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Where are we headed

Fred Wesley
Thursday, November 30, 2017

THE Ministry of Women, Children and Poverty Alleviation has raised a point that should be a concern for right thinking people.

It has expressed concern about what it says is the rise in the number of elderly people being pushed onto the streets.

Assistant Minister for Women, Children and Poverty Alleviation Veena Bhatnagar highlighted this yesterday, saying the ministry was aware of the issue and was working on ways to address it.

The ministry, she said, wanted people and the media to help locate those affected.

"Sometimes we miss out on these people if we are not aware of this, then we cannot go and assist them. So basically, if you know about it, please let the ministry know about this and we will definitely look after them and take action," Ms Bhatnagar said.

The ministry's beggar operation, she said, was also working on identifying and assisting people on the streets.

She reiterated the roles of families in ensuring elderly people were kept safe.

It is unfortunate that we have this issue to contend with.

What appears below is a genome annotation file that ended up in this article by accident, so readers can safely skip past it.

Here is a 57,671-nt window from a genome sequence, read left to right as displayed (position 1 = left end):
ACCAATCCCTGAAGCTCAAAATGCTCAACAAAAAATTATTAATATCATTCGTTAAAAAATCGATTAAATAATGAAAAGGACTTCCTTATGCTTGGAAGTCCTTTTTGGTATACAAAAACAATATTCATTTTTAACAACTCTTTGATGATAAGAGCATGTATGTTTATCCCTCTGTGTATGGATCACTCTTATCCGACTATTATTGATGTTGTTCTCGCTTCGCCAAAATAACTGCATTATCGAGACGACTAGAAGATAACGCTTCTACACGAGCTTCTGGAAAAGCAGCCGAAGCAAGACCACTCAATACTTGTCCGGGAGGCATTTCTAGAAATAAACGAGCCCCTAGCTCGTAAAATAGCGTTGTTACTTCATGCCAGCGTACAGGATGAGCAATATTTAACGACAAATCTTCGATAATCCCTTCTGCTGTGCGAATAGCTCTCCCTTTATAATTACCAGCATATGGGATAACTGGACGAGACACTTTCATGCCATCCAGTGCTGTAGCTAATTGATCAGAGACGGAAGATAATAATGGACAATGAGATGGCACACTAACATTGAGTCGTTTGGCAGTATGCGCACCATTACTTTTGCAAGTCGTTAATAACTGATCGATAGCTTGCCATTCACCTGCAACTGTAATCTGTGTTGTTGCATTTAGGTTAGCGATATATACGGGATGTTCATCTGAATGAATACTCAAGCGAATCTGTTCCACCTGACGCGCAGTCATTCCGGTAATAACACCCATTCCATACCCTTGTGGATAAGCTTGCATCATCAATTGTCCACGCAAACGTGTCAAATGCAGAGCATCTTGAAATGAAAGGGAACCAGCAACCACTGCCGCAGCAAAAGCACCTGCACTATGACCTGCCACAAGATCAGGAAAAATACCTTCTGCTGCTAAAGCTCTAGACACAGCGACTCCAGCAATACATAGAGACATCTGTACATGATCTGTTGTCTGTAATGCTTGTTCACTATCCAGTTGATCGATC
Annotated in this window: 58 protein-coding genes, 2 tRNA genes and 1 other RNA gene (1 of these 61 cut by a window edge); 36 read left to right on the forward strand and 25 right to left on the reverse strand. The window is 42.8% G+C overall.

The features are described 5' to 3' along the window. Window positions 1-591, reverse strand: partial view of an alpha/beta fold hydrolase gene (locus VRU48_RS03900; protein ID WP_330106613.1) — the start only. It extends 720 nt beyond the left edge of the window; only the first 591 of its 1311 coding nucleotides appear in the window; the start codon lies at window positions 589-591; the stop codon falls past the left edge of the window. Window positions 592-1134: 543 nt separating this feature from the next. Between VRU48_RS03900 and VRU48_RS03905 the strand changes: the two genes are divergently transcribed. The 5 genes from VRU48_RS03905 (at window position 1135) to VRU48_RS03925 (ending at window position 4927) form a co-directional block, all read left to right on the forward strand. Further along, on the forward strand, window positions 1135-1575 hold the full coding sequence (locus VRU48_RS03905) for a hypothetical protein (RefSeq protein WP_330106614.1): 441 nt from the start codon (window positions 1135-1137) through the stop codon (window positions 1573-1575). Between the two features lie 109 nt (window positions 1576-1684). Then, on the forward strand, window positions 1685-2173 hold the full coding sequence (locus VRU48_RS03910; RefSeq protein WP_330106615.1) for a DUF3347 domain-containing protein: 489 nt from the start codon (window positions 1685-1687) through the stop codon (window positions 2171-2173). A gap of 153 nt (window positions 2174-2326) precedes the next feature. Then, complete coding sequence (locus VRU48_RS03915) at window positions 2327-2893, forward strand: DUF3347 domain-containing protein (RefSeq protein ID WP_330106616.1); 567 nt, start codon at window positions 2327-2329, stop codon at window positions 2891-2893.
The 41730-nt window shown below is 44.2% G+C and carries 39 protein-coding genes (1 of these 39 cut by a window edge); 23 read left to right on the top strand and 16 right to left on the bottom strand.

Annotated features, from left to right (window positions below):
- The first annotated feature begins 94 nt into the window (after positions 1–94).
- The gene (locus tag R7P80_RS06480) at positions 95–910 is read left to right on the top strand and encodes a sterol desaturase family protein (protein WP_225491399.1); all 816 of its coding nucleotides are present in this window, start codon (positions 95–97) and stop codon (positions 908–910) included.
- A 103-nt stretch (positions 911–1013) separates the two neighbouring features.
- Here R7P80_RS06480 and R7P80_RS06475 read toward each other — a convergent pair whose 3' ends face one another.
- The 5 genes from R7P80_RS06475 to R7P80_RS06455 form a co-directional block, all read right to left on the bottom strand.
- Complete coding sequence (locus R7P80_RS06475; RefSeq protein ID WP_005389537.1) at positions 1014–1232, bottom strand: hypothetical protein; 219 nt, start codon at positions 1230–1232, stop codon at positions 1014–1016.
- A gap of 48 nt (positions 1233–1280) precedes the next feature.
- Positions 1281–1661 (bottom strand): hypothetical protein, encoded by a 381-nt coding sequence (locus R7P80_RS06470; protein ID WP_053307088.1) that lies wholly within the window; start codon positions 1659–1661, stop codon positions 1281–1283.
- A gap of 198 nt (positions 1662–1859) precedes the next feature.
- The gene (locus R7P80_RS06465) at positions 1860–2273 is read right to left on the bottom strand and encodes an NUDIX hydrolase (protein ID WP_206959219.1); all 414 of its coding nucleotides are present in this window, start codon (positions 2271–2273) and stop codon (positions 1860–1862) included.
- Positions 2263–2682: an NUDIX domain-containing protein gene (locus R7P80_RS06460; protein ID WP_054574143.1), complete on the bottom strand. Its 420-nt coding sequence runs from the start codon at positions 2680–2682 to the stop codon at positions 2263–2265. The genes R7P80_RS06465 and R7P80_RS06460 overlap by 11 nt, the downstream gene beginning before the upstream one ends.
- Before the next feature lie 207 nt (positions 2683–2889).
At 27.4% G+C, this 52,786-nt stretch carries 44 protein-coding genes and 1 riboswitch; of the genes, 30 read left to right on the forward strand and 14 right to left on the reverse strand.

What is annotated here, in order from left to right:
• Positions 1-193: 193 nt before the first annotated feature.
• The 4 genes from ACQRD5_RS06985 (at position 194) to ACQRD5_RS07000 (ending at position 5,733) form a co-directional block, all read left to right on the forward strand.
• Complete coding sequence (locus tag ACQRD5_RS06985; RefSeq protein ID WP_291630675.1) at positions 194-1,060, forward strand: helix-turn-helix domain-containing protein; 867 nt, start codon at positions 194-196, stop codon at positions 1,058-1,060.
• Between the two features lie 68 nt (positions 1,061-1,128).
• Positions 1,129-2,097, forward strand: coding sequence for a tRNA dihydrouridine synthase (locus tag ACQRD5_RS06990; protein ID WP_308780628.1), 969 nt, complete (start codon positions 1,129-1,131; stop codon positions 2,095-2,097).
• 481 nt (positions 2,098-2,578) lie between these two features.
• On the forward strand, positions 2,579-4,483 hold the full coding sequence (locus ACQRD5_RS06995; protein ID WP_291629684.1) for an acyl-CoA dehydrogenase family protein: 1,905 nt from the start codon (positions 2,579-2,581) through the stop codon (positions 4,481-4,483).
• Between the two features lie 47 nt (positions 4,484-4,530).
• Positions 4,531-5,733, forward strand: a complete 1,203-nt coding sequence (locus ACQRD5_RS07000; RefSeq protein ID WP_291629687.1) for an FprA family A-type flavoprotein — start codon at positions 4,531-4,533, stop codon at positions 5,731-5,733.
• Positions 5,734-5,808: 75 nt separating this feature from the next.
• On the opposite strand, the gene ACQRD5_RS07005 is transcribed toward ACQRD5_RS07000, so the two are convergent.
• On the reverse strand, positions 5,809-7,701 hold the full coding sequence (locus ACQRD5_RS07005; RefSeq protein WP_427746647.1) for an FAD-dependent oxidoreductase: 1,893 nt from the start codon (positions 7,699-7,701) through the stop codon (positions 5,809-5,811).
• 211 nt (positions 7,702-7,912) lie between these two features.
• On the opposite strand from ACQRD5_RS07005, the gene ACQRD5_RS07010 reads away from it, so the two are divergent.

However, it isn't only confined to Fiji.

When we consider the revelation by the ministry, surely we would have to ask the question about whether ageism is alive in our society.

It makes sense to consider the notion that we may be stereotyping people based on their ages.

So are some of us guilty of the fact that we look at the elderly as just that, old?

If that is the case then we are unfair and inconsiderate because we are then guilty of disregarding their contribution to society, whatever that may have been over the years. In the face of that scenario then, how can we even begin to contemplate what runs through the minds of many of our elders, especially those neglected by their very own families?

It is a fact of life that in time, the elderly can quickly feel irrelevant as leaders around them become younger.

We are supposed to be people with cultures and traditions that value our elderly.

The fact that there is even concern about the rising number of elderly people pushed out on the streets is shocking.

Where have we gone wrong? Are economic considerations overpowering?

Clearly what we perceive to be the right thing to do isn't happening for some of us.

Again, if this is the case, then where is the family support we ask?

Strong families have the potential to build strong communities, and the roll on effect higher up the chain can have a positive impact on our nation.

Let us consider what the ministry has outlined, reach out, and play our part to address this troubling scenario.

For those families who embrace their elderly, giving them love and care, and making them feel relevant, we say thank you.








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